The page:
HOW TO

first step is to take the silicone reducer hose and glue the gland inside. gorilla glue or epoxy are the way ahead rather than hot glue - although it will still work perfectly fine.

once its in and dried, i wrapped the tube in self amalgamating tape as it was a blue hose but if it was a black one it could be left untaped.

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next step is to prepare all the components. The best approach is to physically mount the tube to your scope, fit the camera into the back and work out how much cable you can afford to remove. ideally, you want to cut the cable leaving enough slack to remove the camera with the tube fitted to the scope and the end of the cable about an inch from the front edge of the tube (hope that makes sense, if in doubt cut the cable just behind the junction block)

with the monitor, i cut the cable just behind the junction block again as i will ultimately be changing the monitor mount (so I can side mount it but I know a lot of you guys use top mounted screens so I have done the initial build to show that.) in reality, you could probably cut the cable 2 or 3 inches back from the junction. I also trim the white signal cable level with the housing leaving just the red, black and yellow exposed.

inline switch - this is one area uk shooters could save a whole 99p! I utilised the switch from an old deben lamp but if you buy the one from the ebay link you can just ditch the connectors and strip the wires back for soldering.

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battery box - the cables will more than likely already be ready for soldering but if not just strip a short portion of the cable outer.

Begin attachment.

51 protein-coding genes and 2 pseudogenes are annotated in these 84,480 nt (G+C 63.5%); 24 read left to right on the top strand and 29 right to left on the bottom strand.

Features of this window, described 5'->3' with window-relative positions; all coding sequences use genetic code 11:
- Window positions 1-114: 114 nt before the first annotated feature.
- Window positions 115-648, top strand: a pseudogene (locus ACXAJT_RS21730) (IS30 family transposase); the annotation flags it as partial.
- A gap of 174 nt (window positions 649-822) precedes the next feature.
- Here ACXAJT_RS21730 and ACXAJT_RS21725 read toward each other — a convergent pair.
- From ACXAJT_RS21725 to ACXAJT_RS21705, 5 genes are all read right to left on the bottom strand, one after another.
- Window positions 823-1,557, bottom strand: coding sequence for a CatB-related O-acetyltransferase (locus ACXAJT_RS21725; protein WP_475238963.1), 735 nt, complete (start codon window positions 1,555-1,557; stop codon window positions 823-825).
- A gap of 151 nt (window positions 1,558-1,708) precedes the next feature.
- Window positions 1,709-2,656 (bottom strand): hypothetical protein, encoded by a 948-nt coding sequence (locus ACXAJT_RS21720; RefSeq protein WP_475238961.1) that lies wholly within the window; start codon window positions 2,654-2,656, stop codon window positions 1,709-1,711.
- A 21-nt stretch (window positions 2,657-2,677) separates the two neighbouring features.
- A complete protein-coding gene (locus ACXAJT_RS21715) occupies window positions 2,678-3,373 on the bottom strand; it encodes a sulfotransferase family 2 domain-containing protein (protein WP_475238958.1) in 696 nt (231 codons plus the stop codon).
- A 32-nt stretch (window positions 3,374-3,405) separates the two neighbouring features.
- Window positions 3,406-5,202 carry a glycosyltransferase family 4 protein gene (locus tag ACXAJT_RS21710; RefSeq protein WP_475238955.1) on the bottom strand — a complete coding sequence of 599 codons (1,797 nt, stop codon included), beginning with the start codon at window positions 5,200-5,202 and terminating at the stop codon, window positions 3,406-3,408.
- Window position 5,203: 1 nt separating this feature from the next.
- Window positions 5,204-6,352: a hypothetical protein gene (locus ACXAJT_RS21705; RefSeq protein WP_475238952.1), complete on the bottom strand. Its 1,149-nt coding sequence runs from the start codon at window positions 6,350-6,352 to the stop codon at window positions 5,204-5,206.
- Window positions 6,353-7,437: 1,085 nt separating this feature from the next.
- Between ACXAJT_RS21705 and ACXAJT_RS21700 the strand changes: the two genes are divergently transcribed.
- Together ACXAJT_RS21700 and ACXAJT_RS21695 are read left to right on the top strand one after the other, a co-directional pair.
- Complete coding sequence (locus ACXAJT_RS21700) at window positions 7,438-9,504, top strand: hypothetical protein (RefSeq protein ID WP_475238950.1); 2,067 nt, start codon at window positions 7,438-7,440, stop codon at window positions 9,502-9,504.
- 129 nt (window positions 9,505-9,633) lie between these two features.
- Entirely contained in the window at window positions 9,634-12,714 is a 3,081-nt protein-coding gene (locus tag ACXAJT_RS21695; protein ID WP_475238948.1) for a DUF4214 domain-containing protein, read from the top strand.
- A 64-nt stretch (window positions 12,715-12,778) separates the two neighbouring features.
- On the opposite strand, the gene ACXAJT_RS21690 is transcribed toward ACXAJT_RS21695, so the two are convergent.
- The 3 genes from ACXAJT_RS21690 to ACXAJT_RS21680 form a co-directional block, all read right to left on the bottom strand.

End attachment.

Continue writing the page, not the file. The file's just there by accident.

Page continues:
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now you need to mock up the rig to check cable lengths & to get everything running the right way. this could be tricky to explain so please bear with me (I also got a bit carried away and didnt take pictures at this point.)

place the camera in the silicone housing
place monitor the required distance from the silicone housing to replicate the distance you need on your scope
place battery box level with (or glue to the top of) the wider section of housing
place switch level with the rear section of the housing.

now for the wiring. all the joints ideally want to sit at the same level as the battery holder and use heatshrink or insulation tape to secure the joints.

yellow from camera meets yellow from monitor
black from monitor meets black from camera & black from battery holder
red from battery box meets one side of inline switch
red from camera & monitor meets other side of inline switch.

once the following joints are soldered and insulated you should have something that looks a little like this (don't forget to test the rig actually works first, if not - check your connections)...

Image

Image

I will happily admit my soldering isn't the neatest in the world but as you will see shortly - amalgamating tape can hide a multitude of sins!